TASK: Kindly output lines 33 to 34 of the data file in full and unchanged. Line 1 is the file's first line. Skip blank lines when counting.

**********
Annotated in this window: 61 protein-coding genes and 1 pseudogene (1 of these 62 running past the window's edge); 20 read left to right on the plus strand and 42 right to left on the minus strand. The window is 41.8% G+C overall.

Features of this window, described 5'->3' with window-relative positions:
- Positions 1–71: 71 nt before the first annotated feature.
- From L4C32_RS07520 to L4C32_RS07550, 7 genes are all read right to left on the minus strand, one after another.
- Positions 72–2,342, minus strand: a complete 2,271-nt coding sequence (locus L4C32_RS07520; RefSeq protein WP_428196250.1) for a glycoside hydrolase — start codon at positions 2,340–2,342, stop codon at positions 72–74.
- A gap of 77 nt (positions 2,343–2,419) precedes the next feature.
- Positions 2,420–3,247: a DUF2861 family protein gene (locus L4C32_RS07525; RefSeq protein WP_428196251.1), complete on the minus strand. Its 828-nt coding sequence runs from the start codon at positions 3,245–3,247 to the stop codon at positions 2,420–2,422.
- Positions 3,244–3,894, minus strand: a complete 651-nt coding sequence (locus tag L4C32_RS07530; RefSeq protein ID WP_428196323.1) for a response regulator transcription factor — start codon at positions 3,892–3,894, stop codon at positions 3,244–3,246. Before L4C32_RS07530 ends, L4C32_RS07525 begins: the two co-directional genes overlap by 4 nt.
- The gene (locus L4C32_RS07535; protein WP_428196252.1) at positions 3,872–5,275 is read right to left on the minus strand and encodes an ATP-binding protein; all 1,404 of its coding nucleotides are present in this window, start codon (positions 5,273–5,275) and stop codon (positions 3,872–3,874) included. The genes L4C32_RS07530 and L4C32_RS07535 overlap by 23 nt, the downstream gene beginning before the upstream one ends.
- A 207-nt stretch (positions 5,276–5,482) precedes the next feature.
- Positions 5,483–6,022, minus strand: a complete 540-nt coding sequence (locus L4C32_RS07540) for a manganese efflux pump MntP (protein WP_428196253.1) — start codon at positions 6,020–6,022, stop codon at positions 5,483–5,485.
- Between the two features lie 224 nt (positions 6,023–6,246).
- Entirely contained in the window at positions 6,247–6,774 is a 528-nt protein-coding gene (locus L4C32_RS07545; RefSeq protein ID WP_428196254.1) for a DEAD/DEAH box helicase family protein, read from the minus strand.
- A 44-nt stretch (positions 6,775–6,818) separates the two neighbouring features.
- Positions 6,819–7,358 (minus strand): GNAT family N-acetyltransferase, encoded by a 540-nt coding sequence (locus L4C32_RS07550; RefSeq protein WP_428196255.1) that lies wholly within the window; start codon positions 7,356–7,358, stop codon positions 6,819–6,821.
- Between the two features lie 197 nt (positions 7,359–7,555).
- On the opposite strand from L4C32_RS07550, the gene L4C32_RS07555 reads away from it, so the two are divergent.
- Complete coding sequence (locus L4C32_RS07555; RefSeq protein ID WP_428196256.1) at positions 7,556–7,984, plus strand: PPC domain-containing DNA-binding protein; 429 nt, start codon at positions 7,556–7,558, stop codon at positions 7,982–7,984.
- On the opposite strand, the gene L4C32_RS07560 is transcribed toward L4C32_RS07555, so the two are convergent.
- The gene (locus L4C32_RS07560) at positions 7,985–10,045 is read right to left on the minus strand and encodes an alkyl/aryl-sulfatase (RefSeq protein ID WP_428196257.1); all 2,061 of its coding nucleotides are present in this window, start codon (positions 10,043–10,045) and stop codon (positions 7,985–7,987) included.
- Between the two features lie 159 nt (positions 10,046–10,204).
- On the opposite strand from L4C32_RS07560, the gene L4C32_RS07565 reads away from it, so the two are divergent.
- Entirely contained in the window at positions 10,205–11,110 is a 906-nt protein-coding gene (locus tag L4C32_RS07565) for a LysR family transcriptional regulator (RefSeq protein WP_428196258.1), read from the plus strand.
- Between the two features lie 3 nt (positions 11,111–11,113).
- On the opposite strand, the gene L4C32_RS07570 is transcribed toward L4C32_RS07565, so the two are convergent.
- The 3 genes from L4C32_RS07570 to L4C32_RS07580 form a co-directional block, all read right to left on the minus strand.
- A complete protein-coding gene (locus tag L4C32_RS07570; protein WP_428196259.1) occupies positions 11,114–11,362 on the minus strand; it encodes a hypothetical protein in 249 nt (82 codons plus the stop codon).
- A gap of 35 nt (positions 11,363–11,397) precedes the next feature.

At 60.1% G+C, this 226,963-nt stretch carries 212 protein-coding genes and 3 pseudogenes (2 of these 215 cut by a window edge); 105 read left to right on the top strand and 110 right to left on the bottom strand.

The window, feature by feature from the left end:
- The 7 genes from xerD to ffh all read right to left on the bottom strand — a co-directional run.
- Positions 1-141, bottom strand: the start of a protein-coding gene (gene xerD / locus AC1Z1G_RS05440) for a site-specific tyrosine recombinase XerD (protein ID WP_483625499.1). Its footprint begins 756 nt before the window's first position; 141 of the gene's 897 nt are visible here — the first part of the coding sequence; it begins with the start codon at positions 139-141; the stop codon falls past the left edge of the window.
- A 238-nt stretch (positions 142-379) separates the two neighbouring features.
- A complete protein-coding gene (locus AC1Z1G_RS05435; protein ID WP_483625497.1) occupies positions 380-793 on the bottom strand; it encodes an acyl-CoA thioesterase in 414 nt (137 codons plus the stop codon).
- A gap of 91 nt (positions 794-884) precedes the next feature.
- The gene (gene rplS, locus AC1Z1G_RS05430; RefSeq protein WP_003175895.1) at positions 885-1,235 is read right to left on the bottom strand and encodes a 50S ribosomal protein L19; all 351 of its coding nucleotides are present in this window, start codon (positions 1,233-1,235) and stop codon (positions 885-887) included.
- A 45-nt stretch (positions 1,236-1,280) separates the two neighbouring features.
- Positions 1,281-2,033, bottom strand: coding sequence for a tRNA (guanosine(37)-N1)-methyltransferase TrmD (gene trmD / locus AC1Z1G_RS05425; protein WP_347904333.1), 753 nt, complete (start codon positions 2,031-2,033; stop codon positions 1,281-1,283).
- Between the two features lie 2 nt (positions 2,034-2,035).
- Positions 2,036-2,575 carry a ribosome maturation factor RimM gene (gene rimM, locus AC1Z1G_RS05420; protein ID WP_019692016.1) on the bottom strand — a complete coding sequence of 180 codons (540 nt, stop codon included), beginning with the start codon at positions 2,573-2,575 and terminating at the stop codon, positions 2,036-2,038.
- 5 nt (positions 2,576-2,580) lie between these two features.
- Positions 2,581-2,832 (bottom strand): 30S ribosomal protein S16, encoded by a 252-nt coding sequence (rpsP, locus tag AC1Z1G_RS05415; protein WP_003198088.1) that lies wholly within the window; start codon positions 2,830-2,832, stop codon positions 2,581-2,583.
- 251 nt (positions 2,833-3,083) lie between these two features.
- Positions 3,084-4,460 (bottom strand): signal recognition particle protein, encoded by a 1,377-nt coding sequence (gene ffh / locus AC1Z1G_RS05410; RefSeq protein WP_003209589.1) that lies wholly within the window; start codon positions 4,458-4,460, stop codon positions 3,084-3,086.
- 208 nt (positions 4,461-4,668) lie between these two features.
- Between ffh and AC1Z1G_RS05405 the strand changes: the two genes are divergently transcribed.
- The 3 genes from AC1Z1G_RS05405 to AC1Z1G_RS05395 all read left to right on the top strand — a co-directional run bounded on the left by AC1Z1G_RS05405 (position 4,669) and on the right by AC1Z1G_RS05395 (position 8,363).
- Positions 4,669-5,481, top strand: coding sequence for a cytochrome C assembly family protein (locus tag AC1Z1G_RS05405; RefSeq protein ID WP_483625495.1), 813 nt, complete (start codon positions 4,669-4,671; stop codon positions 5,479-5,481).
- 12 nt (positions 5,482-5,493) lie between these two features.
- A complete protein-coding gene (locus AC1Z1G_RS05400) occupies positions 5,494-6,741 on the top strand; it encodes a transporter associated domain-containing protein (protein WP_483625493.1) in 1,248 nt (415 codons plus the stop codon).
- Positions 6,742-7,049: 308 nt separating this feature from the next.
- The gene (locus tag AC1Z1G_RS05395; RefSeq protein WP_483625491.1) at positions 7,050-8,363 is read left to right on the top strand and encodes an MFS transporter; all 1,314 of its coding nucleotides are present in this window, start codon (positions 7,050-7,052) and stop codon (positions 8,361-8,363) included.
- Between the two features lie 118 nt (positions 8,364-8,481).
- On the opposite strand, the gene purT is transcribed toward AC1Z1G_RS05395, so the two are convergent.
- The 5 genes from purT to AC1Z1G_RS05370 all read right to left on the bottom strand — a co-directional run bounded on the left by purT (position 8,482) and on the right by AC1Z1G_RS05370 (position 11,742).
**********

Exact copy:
- A 238-nt stretch (positions 142-379) separates the two neighbouring features.
- A complete protein-coding gene (locus AC1Z1G_RS05435; protein ID WP_483625497.1) occupies positions 380-793 on the bottom strand; it encodes an acyl-CoA thioesterase in 414 nt (137 codons plus the stop codon).